Figure 3 |  Aerial of Brooklyn Grange Farm in queens; Courtesy of Brooklyn Grange Farm

Figure 3 |  Aerial of Brooklyn Grange Farm in queens; Courtesy of Brooklyn Grange Farm

We need to begin designing the physical and cultural infrastructure that would allow for small urban-scale communities to grow and sustain themselves. Consciously producing our basic necessities is key. Food is our most basic form of sustenance. Spaces that promote public cultural activity are necessary to stimulate groups and build community ties, values, and collective ideas. It would be most natural and effective to analyze the conditions and trajectories of the communities we understand best. This analysis could lead to the next step of action.

Even though they were in college, they were still prisoners in the—of exploitation and racism that black people have been subjected to for centuries.
The hypocrisy of American fascism forces to conceal its attack on political offenders by the legal fiction of conspiracy laws and highly sophisticated frame ups. The masses must be taught to understand the true function of prisons. Why do they exist in such numbers? What is the real underlying economic motive of crime and the official definition of types of offenders or victims? The people must learn that when one offends the totalitarian state, it is patently not an offense against the people to that state, but an assault upon the privilege of the privileged few.
— George Jackson, Blood in My Eye (1996)
Figure 4 | ReNew Lots gathering space in East New York

Figure 4 | ReNew Lots gathering space in East New York

I am we.

The task is to transform society and only the people can do that. Not heroes, not celebrities, not stars. A stars place is in Hollywood; the revolution’s place is in the community with the people. A studio is a place where fiction is made, but we seek to create non-fiction. We are making (r)evolution.

As an optimist, I would even go on to say that this evolution - will manifest itself through its own necessity.  Therefore whether or not we share our ideas for a better tomorrow and whether or not we try to implement a better establishment, it, in time will manifest itself through other individuals who have already reached these conclusions.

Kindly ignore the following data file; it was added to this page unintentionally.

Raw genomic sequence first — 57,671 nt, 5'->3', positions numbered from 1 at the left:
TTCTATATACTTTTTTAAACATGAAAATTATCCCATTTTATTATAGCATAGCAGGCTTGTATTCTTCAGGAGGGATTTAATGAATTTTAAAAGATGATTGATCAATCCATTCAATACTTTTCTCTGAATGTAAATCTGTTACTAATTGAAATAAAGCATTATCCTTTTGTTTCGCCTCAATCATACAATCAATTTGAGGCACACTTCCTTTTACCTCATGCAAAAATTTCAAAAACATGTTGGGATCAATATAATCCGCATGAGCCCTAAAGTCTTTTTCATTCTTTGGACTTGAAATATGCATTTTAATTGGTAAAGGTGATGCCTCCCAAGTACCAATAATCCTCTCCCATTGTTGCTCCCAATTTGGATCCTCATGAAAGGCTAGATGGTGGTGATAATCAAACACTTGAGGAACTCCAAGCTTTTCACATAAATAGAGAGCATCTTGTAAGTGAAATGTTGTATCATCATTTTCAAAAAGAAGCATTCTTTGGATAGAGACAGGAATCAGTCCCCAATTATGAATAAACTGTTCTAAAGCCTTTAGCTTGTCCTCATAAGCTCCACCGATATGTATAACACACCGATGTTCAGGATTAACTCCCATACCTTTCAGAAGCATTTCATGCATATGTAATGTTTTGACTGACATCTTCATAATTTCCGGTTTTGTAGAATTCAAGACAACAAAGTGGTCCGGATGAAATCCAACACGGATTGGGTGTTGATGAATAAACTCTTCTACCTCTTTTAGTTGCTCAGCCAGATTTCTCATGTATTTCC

People who come out of prison can build up the country.
Misfortune is a test of people’s fidelity.
Those who protest at injustice are people of true merit.
When the prison doors are opened, the real dragon will fly out.
— Hô Chí Minh

So why try? Because once we have come to these ideas for the possibility for a better tomorrow, we should not let another mass extinction - or another power hungry aristocracy - or premature advancement of technology - empire - or any other sort of injustice keep us from reaching this necessary - worldwide – inter-species peace. If it does not evolve in time - our current state will drown itself before it has a chance to reach enlightened self-actualization.

figure 5 | mural by nicolas savvides at renew lots artist and Market incubator

figure 5 | mural by nicolas savvides at renew lots artist and Market incubator

Figure 6 | East New York Farms under livonia avenue 3 train in brooklyn; courtesy of Eric E. anderson, BKLYNR

Figure 6 | East New York Farms under livonia avenue 3 train in brooklyn; courtesy of Eric E. anderson, BKLYNR

Photographs by Nicolas Savvides (unless otherwise stated).

References

Alexander, Michelle. The New Jim Crow: Mass Incarceration in the Age of Colorblindness. The New Press, 2012.

Bender, Frederic L., and Karl Marx. Karl Marx, the Communist Manifesto. New York: Norton, 1988.

Hawken, Paul, Amory B. Lovins, and L. Hunter Lovins. Natural Capitalism: Creating the next Industrial Revolution. Boston: Little, Brown, 1999.

Hô Chí Minh, and Walden F. Bello. Down with Colonialism! London: Verso, 2007.

Jackson, George. Blood In My Eye. Baltimore: Black Classic Press, 1996.

McDonough, William, and Michael Braungart. Cradle to Cradle: Remaking the Way We Make Things. New York: North Point, 2002.

Newton, Huey P. Revolutionary Suicide. New York: Harcourt Brace Jovanovich, 1973.

Udall, Stewart L. The Quiet Crisis. New York: Holt, Rinehart and Winston, 1963.

 

Nicolas Savvides can be reached at savvides@aesirlab.com.